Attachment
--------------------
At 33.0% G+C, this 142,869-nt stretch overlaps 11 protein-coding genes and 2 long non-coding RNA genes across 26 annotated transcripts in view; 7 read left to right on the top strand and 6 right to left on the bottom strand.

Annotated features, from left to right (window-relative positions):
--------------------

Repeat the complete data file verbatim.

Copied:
At 33.0% G+C, this 142,869-nt stretch overlaps 11 protein-coding genes and 2 long non-coding RNA genes across 26 annotated transcripts in view; 7 read left to right on the top strand and 6 right to left on the bottom strand.

Annotated features, from left to right (window-relative positions):